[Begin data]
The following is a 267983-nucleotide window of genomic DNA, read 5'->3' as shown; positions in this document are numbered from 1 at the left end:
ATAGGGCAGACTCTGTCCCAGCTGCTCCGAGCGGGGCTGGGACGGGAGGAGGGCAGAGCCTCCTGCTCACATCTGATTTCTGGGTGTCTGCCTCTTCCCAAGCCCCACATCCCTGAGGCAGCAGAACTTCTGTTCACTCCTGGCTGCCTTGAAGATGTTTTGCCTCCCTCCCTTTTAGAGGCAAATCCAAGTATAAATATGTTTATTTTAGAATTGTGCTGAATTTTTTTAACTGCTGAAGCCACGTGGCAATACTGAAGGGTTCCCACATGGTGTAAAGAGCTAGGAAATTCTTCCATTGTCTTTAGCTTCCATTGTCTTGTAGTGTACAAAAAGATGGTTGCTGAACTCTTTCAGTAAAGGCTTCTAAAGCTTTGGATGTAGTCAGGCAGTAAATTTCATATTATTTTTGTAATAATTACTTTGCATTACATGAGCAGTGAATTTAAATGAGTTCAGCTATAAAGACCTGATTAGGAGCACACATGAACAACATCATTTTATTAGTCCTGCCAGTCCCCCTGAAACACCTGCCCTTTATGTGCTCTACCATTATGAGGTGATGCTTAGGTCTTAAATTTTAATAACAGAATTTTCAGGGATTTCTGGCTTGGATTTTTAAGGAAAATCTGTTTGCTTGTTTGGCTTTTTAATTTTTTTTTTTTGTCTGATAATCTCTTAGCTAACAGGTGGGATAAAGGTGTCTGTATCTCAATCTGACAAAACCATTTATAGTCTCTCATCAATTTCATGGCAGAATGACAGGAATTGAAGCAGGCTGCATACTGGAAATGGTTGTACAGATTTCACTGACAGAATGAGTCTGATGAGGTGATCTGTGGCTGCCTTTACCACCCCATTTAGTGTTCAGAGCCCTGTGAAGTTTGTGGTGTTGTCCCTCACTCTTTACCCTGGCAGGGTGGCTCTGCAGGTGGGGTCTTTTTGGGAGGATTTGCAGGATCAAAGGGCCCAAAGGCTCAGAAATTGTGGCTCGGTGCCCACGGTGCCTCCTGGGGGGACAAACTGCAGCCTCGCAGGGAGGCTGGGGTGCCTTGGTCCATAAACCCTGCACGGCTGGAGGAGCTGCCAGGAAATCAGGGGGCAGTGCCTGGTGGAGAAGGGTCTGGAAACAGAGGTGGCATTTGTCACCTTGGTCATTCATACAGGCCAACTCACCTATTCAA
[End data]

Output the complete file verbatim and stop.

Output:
The following is a 267983-nucleotide window of genomic DNA, read 5'->3' as shown; positions in this document are numbered from 1 at the left end:
ATAGGGCAGACTCTGTCCCAGCTGCTCCGAGCGGGGCTGGGACGGGAGGAGGGCAGAGCCTCCTGCTCACATCTGATTTCTGGGTGTCTGCCTCTTCCCAAGCCCCACATCCCTGAGGCAGCAGAACTTCTGTTCACTCCTGGCTGCCTTGAAGATGTTTTGCCTCCCTCCCTTTTAGAGGCAAATCCAAGTATAAATATGTTTATTTTAGAATTGTGCTGAATTTTTTTAACTGCTGAAGCCACGTGGCAATACTGAAGGGTTCCCACATGGTGTAAAGAGCTAGGAAATTCTTCCATTGTCTTTAGCTTCCATTGTCTTGTAGTGTACAAAAAGATGGTTGCTGAACTCTTTCAGTAAAGGCTTCTAAAGCTTTGGATGTAGTCAGGCAGTAAATTTCATATTATTTTTGTAATAATTACTTTGCATTACATGAGCAGTGAATTTAAATGAGTTCAGCTATAAAGACCTGATTAGGAGCACACATGAACAACATCATTTTATTAGTCCTGCCAGTCCCCCTGAAACACCTGCCCTTTATGTGCTCTACCATTATGAGGTGATGCTTAGGTCTTAAATTTTAATAACAGAATTTTCAGGGATTTCTGGCTTGGATTTTTAAGGAAAATCTGTTTGCTTGTTTGGCTTTTTAATTTTTTTTTTTTGTCTGATAATCTCTTAGCTAACAGGTGGGATAAAGGTGTCTGTATCTCAATCTGACAAAACCATTTATAGTCTCTCATCAATTTCATGGCAGAATGACAGGAATTGAAGCAGGCTGCATACTGGAAATGGTTGTACAGATTTCACTGACAGAATGAGTCTGATGAGGTGATCTGTGGCTGCCTTTACCACCCCATTTAGTGTTCAGAGCCCTGTGAAGTTTGTGGTGTTGTCCCTCACTCTTTACCCTGGCAGGGTGGCTCTGCAGGTGGGGTCTTTTTGGGAGGATTTGCAGGATCAAAGGGCCCAAAGGCTCAGAAATTGTGGCTCGGTGCCCACGGTGCCTCCTGGGGGGACAAACTGCAGCCTCGCAGGGAGGCTGGGGTGCCTTGGTCCATAAACCCTGCACGGCTGGAGGAGCTGCCAGGAAATCAGGGGGCAGTGCCTGGTGGAGAAGGGTCTGGAAACAGAGGTGGCATTTGTCACCTTGGTCATTCATACAGGCCAACTCACCTATTCAA